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The Art of Systems Thinking - Part One

“Problems that are created by our current level of thinking can’t be solved by that same level of thinking.” - Albert Einstein.

When you are designing your learning solution, how do you pinpoint what problem you are solving? Over the years of working in learning and development I have seen this done well and in other cases not so well. So, what is the formula for the best problem solving? How do you get to the real core of the problem?

There are a range of strategies and formulas used for problem solving that can be useful though there are many other compounding factors than can often be missed (intentionally or not). The topic of ‘Systems Thinking’ is so in-depth and can be difficult to put onto paper though I think it is just so important to consider in the business environment, especially when you are designing learning solutions.

So first of all, “What is ‘Systems Thinking’?”

‘System thinking is a method of critical thinking by which you analyse the relationships between the system’s parts in order to understand a situation for better decision making.’ - (Grimsley, 2017).

A simpler way to look at this is by comparing it to the growth of a garden. The flowers, the insects, the soil and the weather all play a part in the way the garden develops. The exact same process occurs in the business environment. Every system has a deep underlying structure, the question is how do you review your organisation’s structure? What parts of the business environment should be taken into consideration and how can you measure them?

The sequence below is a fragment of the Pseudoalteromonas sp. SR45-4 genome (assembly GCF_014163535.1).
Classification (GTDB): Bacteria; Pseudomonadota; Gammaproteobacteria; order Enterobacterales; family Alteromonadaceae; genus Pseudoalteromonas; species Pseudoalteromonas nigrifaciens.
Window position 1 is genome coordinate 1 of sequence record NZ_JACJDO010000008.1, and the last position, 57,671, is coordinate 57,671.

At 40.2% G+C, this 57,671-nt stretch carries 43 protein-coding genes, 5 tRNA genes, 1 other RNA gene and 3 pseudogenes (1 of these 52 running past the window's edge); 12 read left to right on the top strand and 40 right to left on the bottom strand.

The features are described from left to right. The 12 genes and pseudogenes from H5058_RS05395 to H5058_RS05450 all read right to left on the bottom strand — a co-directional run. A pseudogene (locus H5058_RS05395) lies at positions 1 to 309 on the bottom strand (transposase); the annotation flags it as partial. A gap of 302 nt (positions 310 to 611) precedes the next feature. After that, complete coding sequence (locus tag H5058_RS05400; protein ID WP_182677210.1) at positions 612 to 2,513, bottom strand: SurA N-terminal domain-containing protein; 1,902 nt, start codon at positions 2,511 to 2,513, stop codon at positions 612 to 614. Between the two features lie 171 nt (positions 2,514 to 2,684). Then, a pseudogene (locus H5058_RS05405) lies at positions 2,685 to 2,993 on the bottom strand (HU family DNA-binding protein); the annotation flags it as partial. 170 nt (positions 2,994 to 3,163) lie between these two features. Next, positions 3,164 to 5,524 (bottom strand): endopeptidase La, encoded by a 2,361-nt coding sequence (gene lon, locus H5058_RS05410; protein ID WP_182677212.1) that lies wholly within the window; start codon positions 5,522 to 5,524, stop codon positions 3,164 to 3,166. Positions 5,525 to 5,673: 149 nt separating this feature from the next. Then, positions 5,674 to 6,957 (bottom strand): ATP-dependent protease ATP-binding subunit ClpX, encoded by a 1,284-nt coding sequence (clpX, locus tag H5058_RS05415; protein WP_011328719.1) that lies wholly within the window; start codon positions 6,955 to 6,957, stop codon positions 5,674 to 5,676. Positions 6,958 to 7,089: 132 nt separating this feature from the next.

As this topic has many considerations, much like the parts of a garden, this blog will be split into parts. I am not going to lie, ‘Systems Thinking’ can be difficult and it can take years for someone to have a complete understanding of the process. I will admit that I do not have a complete understanding of the concept. I am just intrigued by the impact that it can have. When ‘Systems Thinking’ is put into practice the benefits from learning outcomes can be so effective. From one end of the spectrum where learning has been assigned for the sake of it with no consideration of the environment or contributing factors to the other end of the spectrum where a learning solution is designed with all perspectives and factors in mind. What I aim to do for this blog is to explore parts of the model that can have a substantial impact on the decisions you make in your organisation and the types of learning solutions that you produce.

The below model is the Iceberg Model, which will support you in thinking more systematically. This particular blog will explore the observable behaviours above the surface and each blog following it will delve deeper, finally reaching the transformation stage. So, let’s start with the ‘Events’ Stage.

The Iceberg Model (Northwest Earth Institute, 2017).

                                                           Events (React):